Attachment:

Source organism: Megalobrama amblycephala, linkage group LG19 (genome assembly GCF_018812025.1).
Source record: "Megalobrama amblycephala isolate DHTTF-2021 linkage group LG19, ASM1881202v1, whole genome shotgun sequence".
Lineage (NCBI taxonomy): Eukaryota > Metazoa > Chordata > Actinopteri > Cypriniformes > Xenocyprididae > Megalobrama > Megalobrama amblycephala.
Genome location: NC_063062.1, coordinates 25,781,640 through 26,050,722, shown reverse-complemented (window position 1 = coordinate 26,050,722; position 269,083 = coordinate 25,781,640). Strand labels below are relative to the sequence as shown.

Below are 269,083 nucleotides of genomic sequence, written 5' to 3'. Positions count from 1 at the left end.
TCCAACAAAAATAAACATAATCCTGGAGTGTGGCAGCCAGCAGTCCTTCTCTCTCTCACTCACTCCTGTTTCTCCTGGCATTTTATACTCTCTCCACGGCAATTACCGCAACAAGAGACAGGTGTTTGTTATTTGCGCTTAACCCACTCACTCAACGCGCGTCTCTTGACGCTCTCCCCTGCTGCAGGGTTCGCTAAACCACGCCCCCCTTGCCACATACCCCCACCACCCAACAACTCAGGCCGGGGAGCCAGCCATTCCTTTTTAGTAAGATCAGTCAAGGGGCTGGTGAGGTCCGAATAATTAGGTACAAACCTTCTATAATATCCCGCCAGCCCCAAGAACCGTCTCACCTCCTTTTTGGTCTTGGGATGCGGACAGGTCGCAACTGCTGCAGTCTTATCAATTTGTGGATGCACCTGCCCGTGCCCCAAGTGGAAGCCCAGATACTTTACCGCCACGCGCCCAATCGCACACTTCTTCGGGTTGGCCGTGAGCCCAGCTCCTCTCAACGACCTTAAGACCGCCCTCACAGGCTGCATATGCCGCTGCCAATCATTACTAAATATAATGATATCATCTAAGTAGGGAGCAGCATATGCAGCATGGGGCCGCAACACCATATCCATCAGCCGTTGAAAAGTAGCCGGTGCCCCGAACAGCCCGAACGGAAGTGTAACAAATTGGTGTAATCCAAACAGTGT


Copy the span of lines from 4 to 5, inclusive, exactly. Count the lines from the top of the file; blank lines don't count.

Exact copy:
Genome location: NC_063062.1, coordinates 25,781,640 through 26,050,722, shown reverse-complemented (window position 1 = coordinate 26,050,722; position 269,083 = coordinate 25,781,640). Strand labels below are relative to the sequence as shown.

Below are 269,083 nucleotides of genomic sequence, written 5' to 3'. Positions count from 1 at the left end.